Sunday, October 27, 2013

Lou Reed (1942-2013)

"Life is like Sanskrit read to a pony."  -Lou Reed (1942-2013)

L ou Reed, a man who needs no introduction, moved on today. I've since been thinking about his friends and family, especially those whose friendships with him may have been complicated, unresolved... When people finally go, you have no option but to make peace.
Anyway, perhaps the yoga community does not know the extent to which Lou Reed was invested in his Tai Chi practice, incorporating it into his live shows, composing music for the practice. The following is excerpted from a piece done for The in which the writer interviewed Reed about his dedication to the martial art. I have to admit, I laughed out loud when I read that to the interviewer's ears, Reed's Tai Chi accompaniments "seemed different and a bit odd."

That's just as it should be.


American musician Lou Reed attends a Tai Chi session led by his personal teacher Master Ren Guan Yi at the Sydney Opera House forecourt on June 7, 2010 in Sydney, Australia. Members of the public were invited to take part in the free event as part of the Lou Reed-curated Vivid LIVE festival.
(June 6, 2010 - Source: Mark Metcalfe/Getty Images AsiaPac)

"Lou has been studying martial arts since the 1980s. First he was studying Eagle Claw and Wu/Hao Style Tai Chi with Sifu Leung Shum. In 2002, after Sifu Leung retired, through word of mouth, he found Master Ren Guangyi, who is a grand champion and most prominent disciple of Grandmaster Chen Xiaowang, the 19th generation of Chen Family and a lineage holder of Chen Style Tai Chi. Chen Style is the origin of all modern Tai Chi styles. It is the most revered and complete of all Tai Chi styles. Tai Chi’s philosophical and medical roots dated back over 2,000 years and it was created by legendary Chen Wangting (1600 – 1680) about 400 years ago in Chen Village (Chenjiagou), Hernan, China. It encompasses spiritual enrichment, body nurturing and martial arts applications. It is a healing art as well as a powerful combat/self-defense martial art. Lou fell in love with it when he saw Master Ren demonstrate it and has devoted himself to it since.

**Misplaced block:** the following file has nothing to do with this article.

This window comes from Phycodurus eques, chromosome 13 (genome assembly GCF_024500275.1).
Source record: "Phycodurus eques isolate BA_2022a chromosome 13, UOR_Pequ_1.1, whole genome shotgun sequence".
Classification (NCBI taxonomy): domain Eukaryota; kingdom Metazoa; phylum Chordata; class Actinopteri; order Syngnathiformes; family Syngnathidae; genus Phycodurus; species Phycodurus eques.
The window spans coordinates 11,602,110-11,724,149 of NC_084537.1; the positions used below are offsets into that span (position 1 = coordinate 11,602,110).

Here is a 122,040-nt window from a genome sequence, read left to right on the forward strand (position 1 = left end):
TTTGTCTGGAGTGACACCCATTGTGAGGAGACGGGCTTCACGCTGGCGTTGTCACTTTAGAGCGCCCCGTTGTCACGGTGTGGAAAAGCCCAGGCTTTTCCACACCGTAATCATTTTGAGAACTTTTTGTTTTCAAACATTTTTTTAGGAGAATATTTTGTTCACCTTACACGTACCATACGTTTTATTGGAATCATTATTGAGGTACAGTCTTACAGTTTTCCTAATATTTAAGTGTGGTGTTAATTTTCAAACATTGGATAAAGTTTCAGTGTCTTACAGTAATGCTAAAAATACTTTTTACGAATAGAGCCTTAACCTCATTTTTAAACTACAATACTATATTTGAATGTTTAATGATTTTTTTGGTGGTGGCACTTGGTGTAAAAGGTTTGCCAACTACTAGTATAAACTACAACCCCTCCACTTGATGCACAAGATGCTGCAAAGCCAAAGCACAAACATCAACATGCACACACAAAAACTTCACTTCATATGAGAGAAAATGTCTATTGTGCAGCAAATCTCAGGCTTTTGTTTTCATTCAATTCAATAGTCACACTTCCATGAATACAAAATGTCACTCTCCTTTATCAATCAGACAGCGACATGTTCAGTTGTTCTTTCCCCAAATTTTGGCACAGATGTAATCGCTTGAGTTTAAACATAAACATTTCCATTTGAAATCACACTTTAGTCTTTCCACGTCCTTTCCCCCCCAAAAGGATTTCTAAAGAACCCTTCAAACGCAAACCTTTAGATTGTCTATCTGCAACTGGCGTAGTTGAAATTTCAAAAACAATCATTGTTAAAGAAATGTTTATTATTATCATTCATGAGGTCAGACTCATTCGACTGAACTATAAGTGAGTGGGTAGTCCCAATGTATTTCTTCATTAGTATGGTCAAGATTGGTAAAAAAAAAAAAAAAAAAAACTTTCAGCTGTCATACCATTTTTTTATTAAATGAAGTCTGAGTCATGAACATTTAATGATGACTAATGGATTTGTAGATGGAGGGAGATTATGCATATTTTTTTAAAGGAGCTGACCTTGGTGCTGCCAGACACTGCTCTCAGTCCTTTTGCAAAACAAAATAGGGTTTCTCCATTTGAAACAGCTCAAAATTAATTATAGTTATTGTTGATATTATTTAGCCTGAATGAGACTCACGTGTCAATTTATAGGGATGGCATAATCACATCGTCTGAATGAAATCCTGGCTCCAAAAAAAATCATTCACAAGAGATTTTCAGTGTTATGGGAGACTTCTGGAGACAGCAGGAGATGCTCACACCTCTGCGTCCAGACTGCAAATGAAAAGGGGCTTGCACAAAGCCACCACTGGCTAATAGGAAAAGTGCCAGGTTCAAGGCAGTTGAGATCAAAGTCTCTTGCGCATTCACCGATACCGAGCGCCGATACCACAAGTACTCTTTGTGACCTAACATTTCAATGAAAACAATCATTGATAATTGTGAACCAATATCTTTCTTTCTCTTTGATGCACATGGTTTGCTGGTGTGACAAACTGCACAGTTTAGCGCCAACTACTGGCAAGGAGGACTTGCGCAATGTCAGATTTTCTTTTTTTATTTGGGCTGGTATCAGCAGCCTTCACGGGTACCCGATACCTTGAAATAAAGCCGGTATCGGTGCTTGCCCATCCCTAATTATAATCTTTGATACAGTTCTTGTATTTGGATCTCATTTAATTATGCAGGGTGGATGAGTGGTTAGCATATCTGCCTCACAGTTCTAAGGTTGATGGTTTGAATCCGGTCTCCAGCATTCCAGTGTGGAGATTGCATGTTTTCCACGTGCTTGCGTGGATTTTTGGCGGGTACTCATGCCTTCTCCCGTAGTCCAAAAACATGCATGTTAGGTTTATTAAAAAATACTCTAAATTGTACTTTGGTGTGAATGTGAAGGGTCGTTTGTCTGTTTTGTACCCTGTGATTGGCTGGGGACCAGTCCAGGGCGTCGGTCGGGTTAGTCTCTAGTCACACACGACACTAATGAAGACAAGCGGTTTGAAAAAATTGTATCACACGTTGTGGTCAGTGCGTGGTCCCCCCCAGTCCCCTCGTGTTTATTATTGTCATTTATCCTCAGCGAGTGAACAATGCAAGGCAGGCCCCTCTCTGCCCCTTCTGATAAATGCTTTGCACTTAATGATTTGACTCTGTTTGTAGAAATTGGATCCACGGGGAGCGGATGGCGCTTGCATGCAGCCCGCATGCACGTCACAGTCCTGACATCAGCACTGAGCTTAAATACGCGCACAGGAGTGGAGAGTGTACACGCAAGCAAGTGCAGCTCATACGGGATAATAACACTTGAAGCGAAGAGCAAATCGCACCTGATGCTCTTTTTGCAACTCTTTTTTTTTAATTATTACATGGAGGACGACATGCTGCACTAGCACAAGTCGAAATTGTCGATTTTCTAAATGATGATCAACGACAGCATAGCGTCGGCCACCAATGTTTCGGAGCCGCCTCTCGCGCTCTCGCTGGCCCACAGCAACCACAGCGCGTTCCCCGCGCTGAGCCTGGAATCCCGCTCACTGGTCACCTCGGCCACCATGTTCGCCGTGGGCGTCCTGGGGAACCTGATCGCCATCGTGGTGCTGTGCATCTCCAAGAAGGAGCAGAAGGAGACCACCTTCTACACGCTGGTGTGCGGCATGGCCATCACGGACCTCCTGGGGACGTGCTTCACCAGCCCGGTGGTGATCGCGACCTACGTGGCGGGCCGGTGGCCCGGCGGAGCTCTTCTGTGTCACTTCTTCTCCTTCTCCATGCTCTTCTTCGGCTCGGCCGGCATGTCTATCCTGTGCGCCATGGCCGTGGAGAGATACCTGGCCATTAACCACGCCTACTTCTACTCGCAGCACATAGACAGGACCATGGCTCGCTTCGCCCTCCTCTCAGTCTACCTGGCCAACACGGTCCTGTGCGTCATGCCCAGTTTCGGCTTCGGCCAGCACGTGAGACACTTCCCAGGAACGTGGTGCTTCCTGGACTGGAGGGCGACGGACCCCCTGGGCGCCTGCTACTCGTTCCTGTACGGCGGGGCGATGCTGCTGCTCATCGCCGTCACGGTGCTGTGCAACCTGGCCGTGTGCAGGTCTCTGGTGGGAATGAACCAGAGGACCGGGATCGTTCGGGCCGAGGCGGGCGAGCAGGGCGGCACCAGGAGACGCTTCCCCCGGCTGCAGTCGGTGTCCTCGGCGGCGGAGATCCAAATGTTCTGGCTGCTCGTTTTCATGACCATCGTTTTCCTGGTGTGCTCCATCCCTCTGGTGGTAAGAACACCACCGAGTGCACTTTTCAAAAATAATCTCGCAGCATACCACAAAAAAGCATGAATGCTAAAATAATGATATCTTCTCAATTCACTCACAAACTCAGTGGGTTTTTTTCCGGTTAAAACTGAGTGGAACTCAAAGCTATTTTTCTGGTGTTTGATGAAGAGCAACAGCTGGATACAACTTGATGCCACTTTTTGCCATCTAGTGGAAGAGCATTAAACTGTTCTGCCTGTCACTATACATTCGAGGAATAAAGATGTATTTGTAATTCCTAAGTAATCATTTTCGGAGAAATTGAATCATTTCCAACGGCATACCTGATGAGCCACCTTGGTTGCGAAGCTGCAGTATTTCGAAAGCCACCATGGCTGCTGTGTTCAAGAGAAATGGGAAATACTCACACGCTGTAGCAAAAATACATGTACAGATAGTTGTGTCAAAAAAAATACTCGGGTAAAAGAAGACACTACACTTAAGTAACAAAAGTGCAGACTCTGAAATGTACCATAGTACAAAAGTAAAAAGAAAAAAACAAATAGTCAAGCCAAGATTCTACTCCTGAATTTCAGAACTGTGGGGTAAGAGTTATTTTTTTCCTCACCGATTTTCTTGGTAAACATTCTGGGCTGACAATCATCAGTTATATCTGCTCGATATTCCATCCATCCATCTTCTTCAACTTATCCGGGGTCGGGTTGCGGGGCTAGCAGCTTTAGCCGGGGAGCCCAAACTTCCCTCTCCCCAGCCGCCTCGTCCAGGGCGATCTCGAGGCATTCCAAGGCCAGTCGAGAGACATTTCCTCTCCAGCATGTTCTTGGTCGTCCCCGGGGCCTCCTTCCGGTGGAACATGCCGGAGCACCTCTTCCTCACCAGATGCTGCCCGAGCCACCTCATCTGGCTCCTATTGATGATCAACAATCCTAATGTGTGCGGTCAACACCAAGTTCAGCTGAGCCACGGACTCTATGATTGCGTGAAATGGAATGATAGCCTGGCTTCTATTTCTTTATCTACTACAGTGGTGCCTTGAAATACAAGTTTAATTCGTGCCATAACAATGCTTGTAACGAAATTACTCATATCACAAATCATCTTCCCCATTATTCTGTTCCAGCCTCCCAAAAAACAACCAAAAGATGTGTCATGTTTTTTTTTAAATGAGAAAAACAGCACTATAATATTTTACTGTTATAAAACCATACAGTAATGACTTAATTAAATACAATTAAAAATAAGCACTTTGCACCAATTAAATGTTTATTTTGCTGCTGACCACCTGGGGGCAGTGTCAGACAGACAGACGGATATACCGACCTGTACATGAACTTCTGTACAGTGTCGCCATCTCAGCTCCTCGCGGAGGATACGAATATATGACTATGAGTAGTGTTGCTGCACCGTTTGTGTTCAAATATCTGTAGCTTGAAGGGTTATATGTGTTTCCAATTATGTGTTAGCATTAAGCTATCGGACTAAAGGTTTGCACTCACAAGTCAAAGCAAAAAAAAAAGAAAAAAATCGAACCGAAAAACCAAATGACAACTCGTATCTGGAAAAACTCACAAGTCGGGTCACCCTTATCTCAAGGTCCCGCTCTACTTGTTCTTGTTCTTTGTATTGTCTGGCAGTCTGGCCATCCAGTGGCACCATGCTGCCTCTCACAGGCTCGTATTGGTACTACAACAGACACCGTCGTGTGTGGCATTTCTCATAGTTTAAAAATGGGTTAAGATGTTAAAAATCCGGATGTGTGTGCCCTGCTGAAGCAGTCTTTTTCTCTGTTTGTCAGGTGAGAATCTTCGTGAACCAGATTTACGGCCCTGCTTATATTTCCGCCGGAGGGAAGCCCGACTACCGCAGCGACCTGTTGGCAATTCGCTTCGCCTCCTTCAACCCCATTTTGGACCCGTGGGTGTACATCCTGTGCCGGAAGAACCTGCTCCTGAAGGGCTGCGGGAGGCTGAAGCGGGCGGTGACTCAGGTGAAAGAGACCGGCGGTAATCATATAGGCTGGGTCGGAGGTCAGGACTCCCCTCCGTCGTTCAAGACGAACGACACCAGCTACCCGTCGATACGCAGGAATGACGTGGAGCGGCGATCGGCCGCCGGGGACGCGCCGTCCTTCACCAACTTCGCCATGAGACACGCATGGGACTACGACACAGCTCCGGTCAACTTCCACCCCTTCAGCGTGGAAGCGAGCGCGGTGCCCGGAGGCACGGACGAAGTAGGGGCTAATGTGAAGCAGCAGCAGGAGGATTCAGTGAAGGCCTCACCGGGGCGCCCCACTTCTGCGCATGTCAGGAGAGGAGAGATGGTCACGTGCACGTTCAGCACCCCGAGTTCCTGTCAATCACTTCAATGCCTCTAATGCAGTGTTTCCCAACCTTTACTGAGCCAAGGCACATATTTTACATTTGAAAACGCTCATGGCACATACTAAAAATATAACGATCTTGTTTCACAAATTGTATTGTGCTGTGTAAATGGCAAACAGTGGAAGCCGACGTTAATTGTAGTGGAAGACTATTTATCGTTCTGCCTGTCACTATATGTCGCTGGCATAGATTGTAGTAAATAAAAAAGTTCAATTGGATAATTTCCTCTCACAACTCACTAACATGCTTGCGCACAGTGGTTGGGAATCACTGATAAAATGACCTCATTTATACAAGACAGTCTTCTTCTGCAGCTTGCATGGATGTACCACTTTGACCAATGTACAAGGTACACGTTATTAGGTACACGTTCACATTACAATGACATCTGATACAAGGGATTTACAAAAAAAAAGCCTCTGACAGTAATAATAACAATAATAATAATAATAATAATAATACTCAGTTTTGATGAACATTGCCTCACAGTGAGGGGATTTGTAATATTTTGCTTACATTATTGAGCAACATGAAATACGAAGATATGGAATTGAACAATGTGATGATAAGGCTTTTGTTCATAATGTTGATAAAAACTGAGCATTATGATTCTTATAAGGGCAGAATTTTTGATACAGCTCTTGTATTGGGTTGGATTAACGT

But Lou’s Tai Chi accomplishments are beyond the form study... In April 2007, he completed Hudson River Wind Meditations, his first record of ambient music for Tai Chi and meditation. When I first listened to it, it seemed different and a bit odd. Once I settled down and focused on my practice, it has an amazing calming effect and is very spiritual. In July 2010, Reed, Master Ren, guitarist Sarth Calhoun and director/producer Scott Richman released Power and Serenity: The Art of Master Ren GuangYi - a 70-minute Chen Style Tai Chi instructional DVD featuring six new music tracks composed and performed by Reed and Calhoun. After eight years of study with Master Ren, Lou Reed's health shines. Now he is energetic and healthy. His eyes radiate with brilliance. At age 68, he is busier than ever with shows and exhibitions around the world nonstop.  He thinks that every hospital and clinic should offer Tai Chi classes to fundamentally change people’s health.

According to him, Tai Chi has benefits in every conceivable way. He thinks that is the best thing “you can do for yourself.”  Why? Tai Chi can cultivate and nourish the vital energy Qi which is essential for life. To raise the awareness of Tai Chi, he has been passionately promoting Tai Chi and Master Ren tirelessly since 2003. He has invited Master Ren to perform on stage with his band. He even made personal introduction to Master Ren and Tai Chi. They have been touring together on more than 150 shows including a Hal Willner produced Halloween performance-art extravaganza devoted to Edgar Allan Poe (Los Angeles), the 2006 Winter Olympic Games Opening (Torino, Italy), the David Letterman Show, Carnegie Hall (New York), and Vivid Live. He also narrated Master Ren’s teaching video Chen Taijiquan (Tai Chi) Lao Jia Yi Lu & Straight Sword.

“Unfortunately, young people (in this country) do not understand Tai Chi,” Lou lamented.

The article can be read in full at:

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